We talk a lot at SHIFT about materials innovation, especially advancements in battery ingredients, size, and range. Battery electric cars are growing mainstream with firm commitments from OEMs to replace ICEs with electric (and to a lesser extent hydrogen) powered vehicles. But there’s another form of energy that’s even older — solar.
While solar has undergone a comparable revolution in photovoltaic development, a mass-produced solar car has yet to hit the market anywhere in the world.
I wanted to know why, so I decided to do a bit of research.
What is a solar vehicle?
Firstly, when we talk about solar vehicles, it’s vital to get the classification right.
They can run smoothly at night or in the absence of direct sunlight as they can use their panels to store solar energy in their batteries.
Erm, so how do solar panels on cars work?
Let’s make it easy.
Solar panels contain photovoltaic (PV) cells. These PV cells take light, or photons, and convert it to solar electricity. When sunlight hits the solar panel, PV cells produce direct current (DC) electricity.
The electricity from this process is converted to the standard voltage by a controller, then stored in the battery.
What are the advantages of solar-powered cars?
- Lower electric battery charging costs
- No additional costs besides the eventual battery replacement
- No noise pollution or air pollution
- Great for drivers who travel short distances in sunny climates
- Can be charged with cloud cover and driven at night
- Research into solar materials innovation is robust and could result in lighter batteries and more efficient photovoltaic cells.
Ok, tell me the bad news
- Solar panels convert sunlight at about a 20-35% efficiency. Thus, you need a hell of a lot to get any real power.
- Solar panels need to balance efficiency and weight – lighter solar panels are better for cars but may not be as effective.
- Highly specialist cars, which makes hyperlocal servicing more challenging.
- While they can operate in cloudy areas, they’re only fully optimal in sunny environments.
- A lack of real investment by most OEMs who have added them as nice to have at the expense of sustained innovation.
How is solar energy integrated into sEVs?
Solar car roofs
Solar car roofs have been around for a while. They are available as optional extras for cars such as:
Sonata Hybrid: According to Hyundai, the Sonata Hybrid solar panels can generate enough electricity to charge 30 to 60% of a car’s battery with 6 hours of daily charging. This adds around an extra 1,300 km annually.
Toyota Prius: In Japan, the Toyota Prius Prime is available with a solar roof to add up to 6 km of driving range per day. However, this tech is unavailable in the US as the materials used do not pass US rollover tests.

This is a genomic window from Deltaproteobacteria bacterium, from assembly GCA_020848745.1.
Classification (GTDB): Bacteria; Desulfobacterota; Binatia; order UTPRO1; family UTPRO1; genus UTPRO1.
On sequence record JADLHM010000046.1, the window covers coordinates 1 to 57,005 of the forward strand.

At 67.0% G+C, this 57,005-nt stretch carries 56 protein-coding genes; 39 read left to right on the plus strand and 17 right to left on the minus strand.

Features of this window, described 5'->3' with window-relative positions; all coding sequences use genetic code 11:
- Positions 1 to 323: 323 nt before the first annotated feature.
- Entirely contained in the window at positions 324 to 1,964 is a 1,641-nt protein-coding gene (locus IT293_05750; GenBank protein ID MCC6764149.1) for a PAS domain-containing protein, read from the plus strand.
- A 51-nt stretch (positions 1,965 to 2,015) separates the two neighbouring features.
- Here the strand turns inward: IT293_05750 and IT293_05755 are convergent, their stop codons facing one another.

Nissan Leaf: The company released its first solar roofed car in 2010 — well ahead of the pack. But most of the company’s focus has been on increasing the battery capabilities and creating solar for buildings, so any real innovation on the solar roof has been, at best, an afterthought.
Solar power tonneau
There is also the solar-power tonneau. Solar panels collect the sun’s rays and stores them in a high-capacity battery pack. Stored energy is accessible via a built-in AC/DC inverter, extending the electric vehicle range as it drives.
While there are a bunch of solar-powered race cars created by engineering students that travel for long distances in sunny spots of Australia and California, an example is the World Solar Challenge.
Unfortunately, this has failed to translate to functional startups, as we’ve seen with other competitive innovations like the hyperloop.
Then, there are the startups. And their efforts make the OEMs look positively piss-weak.
Lightyear was founded in 2016 and hails from the Netherlands. It’s raised $100 million in funding.
They’re currently working on a vehicle retailing at $175,000, with the hope for a price drop as they scale.
German company Sono Motors is creating the Sion. The company was founded in 2016 and has raised over $126 million in funding.
An old idea with many missed opportunities
Overall, solar is an area that suffers from a lack of collective investment that we’ve seen in electric batteries and hydrogen more recently. It’s almost like companies started getting excited about solar in the early 2010s — but then they abruptly pivoted to the far more lucrative electric batteries.
It’s easy to feel jaded about sun-powered cars. There’s not enough collective interest in bringing the same level of investment — financially or technically — as other EV solutions. And I’m not sure we’ll ever see it. It’s nothing short of a real missed opportunity.
But, don’t worry, I think the startups just might save us. Stay tuned for an article detailing these two companies in more detail. They’re shaking up the auto industry in a way we’ve never seen before.